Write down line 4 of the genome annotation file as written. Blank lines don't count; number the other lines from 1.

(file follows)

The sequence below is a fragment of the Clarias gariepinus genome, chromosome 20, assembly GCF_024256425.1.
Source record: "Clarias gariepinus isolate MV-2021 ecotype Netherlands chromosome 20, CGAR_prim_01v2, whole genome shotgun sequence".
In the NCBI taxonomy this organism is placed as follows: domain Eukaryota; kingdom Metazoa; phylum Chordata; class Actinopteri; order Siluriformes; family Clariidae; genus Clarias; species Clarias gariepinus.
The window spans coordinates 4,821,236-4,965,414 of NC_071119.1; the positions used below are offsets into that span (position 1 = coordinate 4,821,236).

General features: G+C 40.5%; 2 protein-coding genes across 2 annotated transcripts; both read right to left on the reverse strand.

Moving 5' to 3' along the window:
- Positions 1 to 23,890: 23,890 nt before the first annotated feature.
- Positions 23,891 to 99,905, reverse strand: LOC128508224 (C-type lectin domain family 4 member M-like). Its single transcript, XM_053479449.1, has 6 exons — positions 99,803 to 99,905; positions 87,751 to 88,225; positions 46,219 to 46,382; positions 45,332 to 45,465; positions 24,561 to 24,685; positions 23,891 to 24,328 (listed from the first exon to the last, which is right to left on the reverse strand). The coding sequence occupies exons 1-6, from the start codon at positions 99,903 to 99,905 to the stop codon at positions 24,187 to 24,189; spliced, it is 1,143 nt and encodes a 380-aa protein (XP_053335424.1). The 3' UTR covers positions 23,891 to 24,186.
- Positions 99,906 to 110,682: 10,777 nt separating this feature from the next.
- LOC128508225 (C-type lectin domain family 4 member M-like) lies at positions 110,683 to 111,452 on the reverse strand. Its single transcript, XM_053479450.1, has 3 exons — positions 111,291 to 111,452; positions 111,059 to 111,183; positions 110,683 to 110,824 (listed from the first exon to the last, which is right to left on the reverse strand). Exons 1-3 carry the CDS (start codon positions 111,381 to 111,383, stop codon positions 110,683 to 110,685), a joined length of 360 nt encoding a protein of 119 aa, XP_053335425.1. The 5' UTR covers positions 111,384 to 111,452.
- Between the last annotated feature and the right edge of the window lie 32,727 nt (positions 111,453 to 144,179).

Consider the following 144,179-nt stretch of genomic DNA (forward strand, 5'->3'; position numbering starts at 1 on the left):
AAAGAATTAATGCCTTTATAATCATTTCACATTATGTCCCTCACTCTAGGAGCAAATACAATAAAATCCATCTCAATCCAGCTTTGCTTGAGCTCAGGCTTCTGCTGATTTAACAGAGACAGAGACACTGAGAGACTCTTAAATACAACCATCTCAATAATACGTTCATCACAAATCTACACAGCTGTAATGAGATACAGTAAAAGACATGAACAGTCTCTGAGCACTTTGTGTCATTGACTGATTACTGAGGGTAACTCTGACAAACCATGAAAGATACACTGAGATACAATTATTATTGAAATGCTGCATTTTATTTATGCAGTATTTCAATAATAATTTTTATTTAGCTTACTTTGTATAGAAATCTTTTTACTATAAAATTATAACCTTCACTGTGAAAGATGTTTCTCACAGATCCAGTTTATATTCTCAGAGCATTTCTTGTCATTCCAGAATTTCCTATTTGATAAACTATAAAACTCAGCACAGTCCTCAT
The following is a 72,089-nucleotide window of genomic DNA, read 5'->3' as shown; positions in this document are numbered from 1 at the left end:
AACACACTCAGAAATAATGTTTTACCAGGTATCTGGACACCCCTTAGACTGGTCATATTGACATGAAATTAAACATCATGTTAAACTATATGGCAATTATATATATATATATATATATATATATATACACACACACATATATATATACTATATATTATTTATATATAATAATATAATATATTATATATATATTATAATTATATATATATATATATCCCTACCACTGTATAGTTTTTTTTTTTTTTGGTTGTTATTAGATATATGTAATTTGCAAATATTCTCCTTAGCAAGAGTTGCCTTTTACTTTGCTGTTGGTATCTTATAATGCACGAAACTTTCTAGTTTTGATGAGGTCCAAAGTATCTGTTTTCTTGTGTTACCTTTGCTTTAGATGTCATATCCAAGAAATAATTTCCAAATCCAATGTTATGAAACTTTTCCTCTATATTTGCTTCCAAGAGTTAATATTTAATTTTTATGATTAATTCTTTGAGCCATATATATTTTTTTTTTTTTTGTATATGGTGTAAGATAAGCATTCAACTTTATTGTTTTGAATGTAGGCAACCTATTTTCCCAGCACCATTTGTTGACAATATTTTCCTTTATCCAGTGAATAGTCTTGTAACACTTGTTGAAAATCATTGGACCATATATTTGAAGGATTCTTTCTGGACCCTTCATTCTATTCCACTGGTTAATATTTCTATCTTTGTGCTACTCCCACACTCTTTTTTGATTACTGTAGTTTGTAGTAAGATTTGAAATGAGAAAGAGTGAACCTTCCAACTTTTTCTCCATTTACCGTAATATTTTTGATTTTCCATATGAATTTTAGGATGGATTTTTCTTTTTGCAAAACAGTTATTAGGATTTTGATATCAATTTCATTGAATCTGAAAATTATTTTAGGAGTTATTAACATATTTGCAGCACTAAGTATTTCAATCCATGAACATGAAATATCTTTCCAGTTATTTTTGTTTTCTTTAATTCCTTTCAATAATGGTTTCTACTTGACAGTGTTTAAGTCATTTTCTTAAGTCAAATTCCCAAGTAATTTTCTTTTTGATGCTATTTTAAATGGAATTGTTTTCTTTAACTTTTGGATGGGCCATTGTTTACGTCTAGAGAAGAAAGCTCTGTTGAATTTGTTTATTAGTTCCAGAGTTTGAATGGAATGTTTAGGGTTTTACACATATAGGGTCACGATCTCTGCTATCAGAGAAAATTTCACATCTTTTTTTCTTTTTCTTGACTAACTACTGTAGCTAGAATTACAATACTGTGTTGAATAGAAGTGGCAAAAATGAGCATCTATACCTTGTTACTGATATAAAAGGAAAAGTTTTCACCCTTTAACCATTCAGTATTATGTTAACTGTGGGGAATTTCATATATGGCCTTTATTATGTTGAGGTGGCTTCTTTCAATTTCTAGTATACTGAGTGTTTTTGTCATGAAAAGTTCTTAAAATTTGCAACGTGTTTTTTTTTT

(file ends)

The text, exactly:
The window spans coordinates 4,821,236-4,965,414 of NC_071119.1; the positions used below are offsets into that span (position 1 = coordinate 4,821,236).